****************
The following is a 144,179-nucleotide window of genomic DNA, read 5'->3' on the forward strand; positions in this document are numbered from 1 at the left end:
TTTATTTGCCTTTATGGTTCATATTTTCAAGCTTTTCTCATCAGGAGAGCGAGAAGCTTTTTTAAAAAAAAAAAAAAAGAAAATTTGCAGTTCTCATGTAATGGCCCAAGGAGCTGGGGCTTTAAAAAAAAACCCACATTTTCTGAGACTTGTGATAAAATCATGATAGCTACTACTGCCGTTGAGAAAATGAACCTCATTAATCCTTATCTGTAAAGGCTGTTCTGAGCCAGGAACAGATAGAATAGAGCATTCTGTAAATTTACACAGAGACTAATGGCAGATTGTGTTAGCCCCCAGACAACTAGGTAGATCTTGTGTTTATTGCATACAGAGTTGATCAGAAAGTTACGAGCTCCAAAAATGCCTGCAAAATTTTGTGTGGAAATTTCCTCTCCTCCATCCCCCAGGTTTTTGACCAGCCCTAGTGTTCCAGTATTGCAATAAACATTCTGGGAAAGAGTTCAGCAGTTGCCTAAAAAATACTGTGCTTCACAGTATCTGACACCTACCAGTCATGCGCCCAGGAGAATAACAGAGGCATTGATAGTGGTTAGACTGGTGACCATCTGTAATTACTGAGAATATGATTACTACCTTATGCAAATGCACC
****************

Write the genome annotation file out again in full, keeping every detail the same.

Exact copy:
The following is a 144,179-nucleotide window of genomic DNA, read 5'->3' on the forward strand; positions in this document are numbered from 1 at the left end:
TTTATTTGCCTTTATGGTTCATATTTTCAAGCTTTTCTCATCAGGAGAGCGAGAAGCTTTTTTAAAAAAAAAAAAAAAGAAAATTTGCAGTTCTCATGTAATGGCCCAAGGAGCTGGGGCTTTAAAAAAAAACCCACATTTTCTGAGACTTGTGATAAAATCATGATAGCTACTACTGCCGTTGAGAAAATGAACCTCATTAATCCTTATCTGTAAAGGCTGTTCTGAGCCAGGAACAGATAGAATAGAGCATTCTGTAAATTTACACAGAGACTAATGGCAGATTGTGTTAGCCCCCAGACAACTAGGTAGATCTTGTGTTTATTGCATACAGAGTTGATCAGAAAGTTACGAGCTCCAAAAATGCCTGCAAAATTTTGTGTGGAAATTTCCTCTCCTCCATCCCCCAGGTTTTTGACCAGCCCTAGTGTTCCAGTATTGCAATAAACATTCTGGGAAAGAGTTCAGCAGTTGCCTAAAAAATACTGTGCTTCACAGTATCTGACACCTACCAGTCATGCGCCCAGGAGAATAACAGAGGCATTGATAGTGGTTAGACTGGTGACCATCTGTAATTACTGAGAATATGATTACTACCTTATGCAAATGCACC